“Interesting,” the guy moved closer to me to look at my book. “Where?”
“At the University,” I said in a confident way, while trying to adjust the position of my face in such a way that he wouldn’t notice my pimple.
“Which university?”Despite the fact that I was only sixteen (and still at school), and blessed with pimples I knew which were the best universities, at that time, to learn French in Moscow.
“The Institute for Foreign Languages,” I said proudly, forecasting my future at that moment, as it’s exactly where I landed for a year before moving to Brussels, let me think … two years later?
“Oh …” I could see that the guy’s interest in me was growing. Which was fine by me, as never in my life had a guy like him talked to me for such a long time, and yes, he was the cutest guy I had met so far.
“Well …” he continued, “I also study French, at the University for Foreign Relations.”
Not only was he cute, he was also smart. At that time the institution he was attending was renowned as the ‘hottest’ place to get your degree.
“Really?” I said. “I love French. It’s the love of my life,” I lied, since the biggest love of my life at that period was George Michael and Wham!
“My name is Dima”, said the guy, while trying to hold my gaze for more than two seconds. It was exactly what I was trying to avoid, as my biggest problem at that time, apart from pimples, was that I was blushing on every possible and impossible occasion.
“My name is Ekaterina,” I answered, while wondering what on earth Dima saw in me, as the look on the faces of his two fellow girlfriends was suggesting that they were asking exactly the same question, and not in a very pleasant way.
“Voudriez-vous diner avec moi ce soir?” the eyes of Dima were really too close to mine this time.
I blushed. The thing was … I didn’t understand a word of what Dima had said. In perfect French. I was so blown away by his intense stare that it didn’t occur to me that I should also use my brain and my ears.
“Fuck!!!!” was my answer in perfect Russian, when I noticed the name of the underground stop. “I missed my station!”And without giving it an additional, mature, balanced thought I literally jumped from the train.
And only on the platform seeing the departing train and Dima in the train looking (sadly?) at me did the meaning of his sentence entered my teenage brain. “Would you like to have a dinner with me tonight?” This was what he had asked me in French.
When I was eleven I fancied a boy. It was that innocent, first-time crush when the ultimate wish is to spend more time together, and a kiss on the lips. It never happened.
What did happen, however, was a love of a book thanks to that boy. His name was Andrei and he was a son of a famous painter. Andrei, as I, was a member of exclusive club of young painters at the also famous ‘House of Artist’ in Moscow. The House of Artist was renowned and still is for its amazing exhibitions and a nice restaurant and cafeteria, with grounds next to the House stretching to Moscow river, giving a beautiful view and a time spent in peace, culture and tranquility.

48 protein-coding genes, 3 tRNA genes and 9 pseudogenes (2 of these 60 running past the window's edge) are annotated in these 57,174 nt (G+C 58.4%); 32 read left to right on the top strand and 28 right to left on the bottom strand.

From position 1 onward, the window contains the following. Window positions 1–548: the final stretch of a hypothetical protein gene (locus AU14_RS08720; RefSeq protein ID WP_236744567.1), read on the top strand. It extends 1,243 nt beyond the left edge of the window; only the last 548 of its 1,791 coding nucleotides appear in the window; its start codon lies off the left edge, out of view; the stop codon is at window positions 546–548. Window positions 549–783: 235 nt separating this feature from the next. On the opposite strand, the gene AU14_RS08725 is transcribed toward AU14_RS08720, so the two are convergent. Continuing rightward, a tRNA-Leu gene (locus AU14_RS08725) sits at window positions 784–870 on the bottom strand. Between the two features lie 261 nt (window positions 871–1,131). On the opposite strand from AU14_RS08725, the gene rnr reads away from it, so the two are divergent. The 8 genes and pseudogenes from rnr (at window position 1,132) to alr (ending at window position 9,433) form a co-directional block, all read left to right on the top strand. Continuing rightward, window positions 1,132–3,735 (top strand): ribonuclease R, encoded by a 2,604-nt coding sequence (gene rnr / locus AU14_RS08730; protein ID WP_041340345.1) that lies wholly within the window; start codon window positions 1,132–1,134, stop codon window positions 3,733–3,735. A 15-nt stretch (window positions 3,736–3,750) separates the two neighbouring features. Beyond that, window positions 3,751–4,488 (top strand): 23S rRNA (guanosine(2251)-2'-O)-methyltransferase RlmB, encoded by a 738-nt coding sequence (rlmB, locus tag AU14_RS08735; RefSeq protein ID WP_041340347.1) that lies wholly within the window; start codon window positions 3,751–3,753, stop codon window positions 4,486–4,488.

I got into the club thanks to my grand-dad. At some point, a Cossack who had been first sent to Ural because he had marched by foot from Germany after the war, and thus, couldn’t be traced among members of the Russian Army, was later sent to a political prison in Siberia, where he ended up sharing a cell with another famous painter. The painter taught my grand-dad how to paint, and on his return to Ural and then, ultimately, to his Cossack village in the South of Russia, together with my grand-mum and their sons, he became a teacher of art at a local school. One day, when, as usual, I was spending my summer with my grand-parents, during the long break from school in Moscow, he started to teach me how to draw, and these lessons landed me a place in the club in the House of Artist, a small group of ten children among hundreds who didn’t get a place.
It soon emerged that I wasn’t doing that well when my artistic expression had to be supervised at certain hours. I wasn’t that interested in learning further technique of painting or in spending an hour trying to figure out how to draw a still picture of some fruits at the back of the studio. I was eleven years old and was more interested in socializing. Another girl, Nastya, had the same ideas as me, and we would bring our tiny collections of barbie girls and spend all our breaks on playing.
There was also a boy, Andrei, who was very interesting. He wouldn’t play barbies but draw in that dismissive way of a rebel. If we had to do a still picture, he would draw a portrait of a teacher, and then it was time for a landscape, he would make a still picture of a tree.
Needless to say, he was a subject of admiration of all girls in our group, me including. Andrei had a liking of me, since he would always try to sit next to me and engage in some intellectual conversation. Even at that age I would catch myself thinking that here was an intellect way beyond childhood, and that Andrei was simply a genius.
One day, on the way home, when we traveled together for something like five underground stations until his stop, Andrei asked me whether I had already read ‘The Master and Margarita’. I hadn’t and for a good reason. ‘The Master and Margarita’, a masterpiece written by Mikhail Bulgakov, which was published only after his death, is a story of a Devil who visits the Soviet Union under Stalin’s regime, with a parallel story of Jesus Christ and Pontius Pilate. It isn’t a book that one reads at the age of eleven. But because I admired Andrei and didn’t want to appear stupid, I answered that ‘yes, of course’, which provoked a zero reaction on Andrei’s face. I reckon he would have been much more surprised if I had answered the truth. I had never read any work by Bulgakov by that point.